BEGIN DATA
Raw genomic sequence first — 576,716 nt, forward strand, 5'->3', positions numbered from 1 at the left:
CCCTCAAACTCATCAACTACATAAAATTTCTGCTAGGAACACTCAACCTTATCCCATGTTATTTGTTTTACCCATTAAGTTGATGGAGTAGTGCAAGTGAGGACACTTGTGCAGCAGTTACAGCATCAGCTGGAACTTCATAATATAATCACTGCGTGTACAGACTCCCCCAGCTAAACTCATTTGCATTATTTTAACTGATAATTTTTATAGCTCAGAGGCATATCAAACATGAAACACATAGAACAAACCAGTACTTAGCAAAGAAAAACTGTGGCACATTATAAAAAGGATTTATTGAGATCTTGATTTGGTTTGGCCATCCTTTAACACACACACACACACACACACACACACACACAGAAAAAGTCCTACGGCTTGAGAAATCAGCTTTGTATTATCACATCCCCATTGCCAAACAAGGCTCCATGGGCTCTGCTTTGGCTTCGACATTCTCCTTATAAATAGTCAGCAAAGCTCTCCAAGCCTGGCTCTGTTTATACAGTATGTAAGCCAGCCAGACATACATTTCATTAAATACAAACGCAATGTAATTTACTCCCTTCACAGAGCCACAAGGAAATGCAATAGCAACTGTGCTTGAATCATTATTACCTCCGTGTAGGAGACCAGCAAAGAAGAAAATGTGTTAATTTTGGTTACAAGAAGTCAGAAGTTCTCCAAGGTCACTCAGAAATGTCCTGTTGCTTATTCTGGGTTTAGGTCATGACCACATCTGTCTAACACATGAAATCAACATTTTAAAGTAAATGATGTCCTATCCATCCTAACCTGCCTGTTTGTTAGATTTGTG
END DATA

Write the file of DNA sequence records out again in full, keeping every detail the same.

Raw genomic sequence first — 576,716 nt, forward strand, 5'->3', positions numbered from 1 at the left:
CCCTCAAACTCATCAACTACATAAAATTTCTGCTAGGAACACTCAACCTTATCCCATGTTATTTGTTTTACCCATTAAGTTGATGGAGTAGTGCAAGTGAGGACACTTGTGCAGCAGTTACAGCATCAGCTGGAACTTCATAATATAATCACTGCGTGTACAGACTCCCCCAGCTAAACTCATTTGCATTATTTTAACTGATAATTTTTATAGCTCAGAGGCATATCAAACATGAAACACATAGAACAAACCAGTACTTAGCAAAGAAAAACTGTGGCACATTATAAAAAGGATTTATTGAGATCTTGATTTGGTTTGGCCATCCTTTAACACACACACACACACACACACACACACACACAGAAAAAGTCCTACGGCTTGAGAAATCAGCTTTGTATTATCACATCCCCATTGCCAAACAAGGCTCCATGGGCTCTGCTTTGGCTTCGACATTCTCCTTATAAATAGTCAGCAAAGCTCTCCAAGCCTGGCTCTGTTTATACAGTATGTAAGCCAGCCAGACATACATTTCATTAAATACAAACGCAATGTAATTTACTCCCTTCACAGAGCCACAAGGAAATGCAATAGCAACTGTGCTTGAATCATTATTACCTCCGTGTAGGAGACCAGCAAAGAAGAAAATGTGTTAATTTTGGTTACAAGAAGTCAGAAGTTCTCCAAGGTCACTCAGAAATGTCCTGTTGCTTATTCTGGGTTTAGGTCATGACCACATCTGTCTAACACATGAAATCAACATTTTAAAGTAAATGATGTCCTATCCATCCTAACCTGCCTGTTTGTTAGATTTGTG